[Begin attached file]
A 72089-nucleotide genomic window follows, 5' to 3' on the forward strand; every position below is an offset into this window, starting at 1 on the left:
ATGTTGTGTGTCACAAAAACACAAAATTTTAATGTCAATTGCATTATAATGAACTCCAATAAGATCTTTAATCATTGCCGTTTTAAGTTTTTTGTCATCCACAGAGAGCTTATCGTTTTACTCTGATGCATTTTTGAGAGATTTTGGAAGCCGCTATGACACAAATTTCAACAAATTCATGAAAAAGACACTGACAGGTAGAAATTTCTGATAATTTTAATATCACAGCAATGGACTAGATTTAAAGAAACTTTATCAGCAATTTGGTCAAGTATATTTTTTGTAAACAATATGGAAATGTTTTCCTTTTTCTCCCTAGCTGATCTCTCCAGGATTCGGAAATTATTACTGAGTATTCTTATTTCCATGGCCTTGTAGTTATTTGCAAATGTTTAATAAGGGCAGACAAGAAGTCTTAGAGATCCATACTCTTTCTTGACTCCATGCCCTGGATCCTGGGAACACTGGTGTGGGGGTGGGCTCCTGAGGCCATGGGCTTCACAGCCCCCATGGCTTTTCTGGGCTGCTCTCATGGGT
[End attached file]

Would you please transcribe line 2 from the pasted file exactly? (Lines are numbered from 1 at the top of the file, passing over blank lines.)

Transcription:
ATGTTGTGTGTCACAAAAACACAAAATTTTAATGTCAATTGCATTATAATGAACTCCAATAAGATCTTTAATCATTGCCGTTTTAAGTTTTTTGTCATCCACAGAGAGCTTATCGTTTTACTCTGATGCATTTTTGAGAGATTTTGGAAGCCGCTATGACACAAATTTCAACAAATTCATGAAAAAGACACTGACAGGTAGAAATTTCTGATAATTTTAATATCACAGCAATGGACTAGATTTAAAGAAACTTTATCAGCAATTTGGTCAAGTATATTTTTTGTAAACAATATGGAAATGTTTTCCTTTTTCTCCCTAGCTGATCTCTCCAGGATTCGGAAATTATTACTGAGTATTCTTATTTCCATGGCCTTGTAGTTATTTGCAAATGTTTAATAAGGGCAGACAAGAAGTCTTAGAGATCCATACTCTTTCTTGACTCCATGCCCTGGATCCTGGGAACACTGGTGTGGGGGTGGGCTCCTGAGGCCATGGGCTTCACAGCCCCCATGGCTTTTCTGGGCTGCTCTCATGGGT